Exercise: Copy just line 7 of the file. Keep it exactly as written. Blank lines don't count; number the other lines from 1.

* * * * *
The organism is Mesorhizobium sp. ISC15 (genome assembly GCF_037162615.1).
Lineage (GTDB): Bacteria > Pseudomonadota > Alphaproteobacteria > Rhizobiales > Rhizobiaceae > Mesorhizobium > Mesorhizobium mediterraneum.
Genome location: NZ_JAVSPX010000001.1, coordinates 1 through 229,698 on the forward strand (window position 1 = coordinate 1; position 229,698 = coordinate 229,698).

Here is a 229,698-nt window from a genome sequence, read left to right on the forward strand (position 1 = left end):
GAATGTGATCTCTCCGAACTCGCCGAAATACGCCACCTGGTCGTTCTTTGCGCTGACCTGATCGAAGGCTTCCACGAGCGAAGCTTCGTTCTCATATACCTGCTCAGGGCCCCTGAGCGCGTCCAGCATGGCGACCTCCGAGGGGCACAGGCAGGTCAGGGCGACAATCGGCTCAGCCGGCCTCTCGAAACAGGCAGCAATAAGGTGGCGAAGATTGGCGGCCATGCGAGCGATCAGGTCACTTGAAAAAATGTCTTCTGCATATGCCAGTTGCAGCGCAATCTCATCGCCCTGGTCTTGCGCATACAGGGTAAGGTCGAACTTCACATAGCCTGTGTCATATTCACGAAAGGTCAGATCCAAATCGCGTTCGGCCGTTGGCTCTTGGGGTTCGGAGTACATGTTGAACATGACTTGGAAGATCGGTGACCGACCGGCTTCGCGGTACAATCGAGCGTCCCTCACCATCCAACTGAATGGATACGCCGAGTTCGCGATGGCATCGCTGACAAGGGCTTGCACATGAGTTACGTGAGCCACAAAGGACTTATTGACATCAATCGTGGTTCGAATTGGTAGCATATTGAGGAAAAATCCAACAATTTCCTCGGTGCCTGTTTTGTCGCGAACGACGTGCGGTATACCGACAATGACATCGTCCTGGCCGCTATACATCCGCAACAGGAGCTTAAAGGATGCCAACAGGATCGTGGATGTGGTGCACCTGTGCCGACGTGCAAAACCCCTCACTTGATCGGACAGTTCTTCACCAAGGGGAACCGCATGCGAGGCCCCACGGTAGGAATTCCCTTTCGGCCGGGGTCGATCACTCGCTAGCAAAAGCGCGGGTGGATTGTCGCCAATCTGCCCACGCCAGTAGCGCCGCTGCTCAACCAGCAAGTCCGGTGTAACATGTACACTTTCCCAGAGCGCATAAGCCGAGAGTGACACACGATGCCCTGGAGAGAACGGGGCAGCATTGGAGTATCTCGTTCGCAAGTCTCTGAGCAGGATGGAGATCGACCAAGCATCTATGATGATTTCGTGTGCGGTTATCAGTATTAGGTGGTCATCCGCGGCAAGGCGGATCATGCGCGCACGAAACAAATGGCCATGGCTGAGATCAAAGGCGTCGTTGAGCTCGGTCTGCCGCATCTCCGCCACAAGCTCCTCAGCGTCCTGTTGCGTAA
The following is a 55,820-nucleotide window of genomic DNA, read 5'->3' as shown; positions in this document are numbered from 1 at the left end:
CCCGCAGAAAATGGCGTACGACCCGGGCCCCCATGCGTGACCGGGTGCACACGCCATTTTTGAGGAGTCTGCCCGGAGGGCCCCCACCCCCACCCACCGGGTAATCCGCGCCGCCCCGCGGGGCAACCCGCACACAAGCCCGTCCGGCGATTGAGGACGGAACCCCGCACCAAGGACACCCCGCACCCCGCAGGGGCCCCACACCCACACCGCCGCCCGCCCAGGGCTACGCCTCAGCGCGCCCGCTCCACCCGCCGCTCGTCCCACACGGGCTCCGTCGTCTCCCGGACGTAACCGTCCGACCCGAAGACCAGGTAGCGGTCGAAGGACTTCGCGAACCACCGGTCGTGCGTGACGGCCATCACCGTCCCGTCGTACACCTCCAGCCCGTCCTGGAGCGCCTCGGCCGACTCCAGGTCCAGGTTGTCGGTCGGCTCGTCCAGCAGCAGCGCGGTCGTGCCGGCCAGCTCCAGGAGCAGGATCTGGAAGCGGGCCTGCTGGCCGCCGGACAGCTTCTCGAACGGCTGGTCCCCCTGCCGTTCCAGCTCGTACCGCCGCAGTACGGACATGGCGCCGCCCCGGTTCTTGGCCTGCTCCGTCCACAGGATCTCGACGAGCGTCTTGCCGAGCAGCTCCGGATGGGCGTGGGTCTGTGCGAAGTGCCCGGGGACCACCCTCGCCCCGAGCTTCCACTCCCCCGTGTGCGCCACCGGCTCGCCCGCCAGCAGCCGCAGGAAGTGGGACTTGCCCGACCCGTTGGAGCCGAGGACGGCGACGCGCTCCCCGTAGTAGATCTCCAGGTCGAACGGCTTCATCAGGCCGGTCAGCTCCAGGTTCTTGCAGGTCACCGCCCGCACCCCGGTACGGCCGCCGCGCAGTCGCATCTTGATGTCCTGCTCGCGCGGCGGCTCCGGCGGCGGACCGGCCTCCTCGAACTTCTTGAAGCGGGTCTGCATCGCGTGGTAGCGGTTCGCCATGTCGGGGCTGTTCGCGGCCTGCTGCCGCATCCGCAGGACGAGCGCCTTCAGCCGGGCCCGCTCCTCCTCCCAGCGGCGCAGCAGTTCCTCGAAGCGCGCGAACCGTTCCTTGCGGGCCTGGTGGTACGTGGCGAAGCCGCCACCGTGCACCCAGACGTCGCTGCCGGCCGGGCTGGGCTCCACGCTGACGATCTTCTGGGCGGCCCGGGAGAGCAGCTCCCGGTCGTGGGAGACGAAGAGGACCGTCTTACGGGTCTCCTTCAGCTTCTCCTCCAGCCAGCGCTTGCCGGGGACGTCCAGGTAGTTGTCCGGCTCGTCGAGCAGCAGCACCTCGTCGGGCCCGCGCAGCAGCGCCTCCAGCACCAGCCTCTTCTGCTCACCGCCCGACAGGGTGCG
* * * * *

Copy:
CCCGCAGAAAATGGCGTACGACCCGGGCCCCCATGCGTGACCGGGTGCACACGCCATTTTTGAGGAGTCTGCCCGGAGGGCCCCCACCCCCACCCACCGGGTAATCCGCGCCGCCCCGCGGGGCAACCCGCACACAAGCCCGTCCGGCGATTGAGGACGGAACCCCGCACCAAGGACACCCCGCACCCCGCAGGGGCCCCACACCCACACCGCCGCCCGCCCAGGGCTACGCCTCAGCGCGCCCGCTCCACCCGCCGCTCGTCCCACACGGGCTCCGTCGTCTCCCGGACGTAACCGTCCGACCCGAAGACCAGGTAGCGGTCGAAGGACTTCGCGAACCACCGGTCGTGCGTGACGGCCATCACCGTCCCGTCGTACACCTCCAGCCCGTCCTGGAGCGCCTCGGCCGACTCCAGGTCCAGGTTGTCGGTCGGCTCGTCCAGCAGCAGCGCGGTCGTGCCGGCCAGCTCCAGGAGCAGGATCTGGAAGCGGGCCTGCTGGCCGCCGGACAGCTTCTCGAACGGCTGGTCCCCCTGCCGTTCCAGCTCGTACCGCCGCAGTACGGACATGGCGCCGCCCCGGTTCTTGGCCTGCTCCGTCCACAGGATCTCGACGAGCGTCTTGCCGAGCAGCTCCGGATGGGCGTGGGTCTGTGCGAAGTGCCCGGGGACCACCCTCGCCCCGAGCTTCCACTCCCCCGTGTGCGCCACCGGCTCGCCCGCCAGCAGCCGCAGGAAGTGGGACTTGCCCGACCCGTTGGAGCCGAGGACGGCGACGCGCTCCCCGTAGTAGATCTCCAGGTCGAACGGCTTCATCAGGCCGGTCAGCTCCAGGTTCTTGCAGGTCACCGCCCGCACCCCGGTACGGCCGCCGCGCAGTCGCATCTTGATGTCCTGCTCGCGCGGCGGCTCCGGCGGCGGACCGGCCTCCTCGAACTTCTTGAAGCGGGTCTGCATCGCGTGGTAGCGGTTCGCCATGTCGGGGCTGTTCGCGGCCTGCTGCCGCATCCGCAGGACGAGCGCCTTCAGCCGGGCCCGCTCCTCCTCCCAGCGGCGCAGCAGTTCCTCGAAGCGCGCGAACCGTTCCTTGCGGGCCTGGTGGTACGTGGCGAAGCCGCCACCGTGCACCCAGACGTCGCTGCCGGCCGGGCTGGGCTCCACGCTGACGATCTTCTGGGCGGCCCGGGAGAGCAGCTCCCGGTCGTGGGAGACGAAGAGGACCGTCTTACGGGTCTCCTTCAGCTTCTCCTCCAGCCAGCGCTTGCCGGGGACGTCCAGGTAGTTGTCCGGCTCGTCGAGCAGCAGCACCTCGTCGGGCCCGCGCAGCAGCGCCTCCAGCACCAGCCTCTTCTGCTCACCGCCCGACAGGGTGCG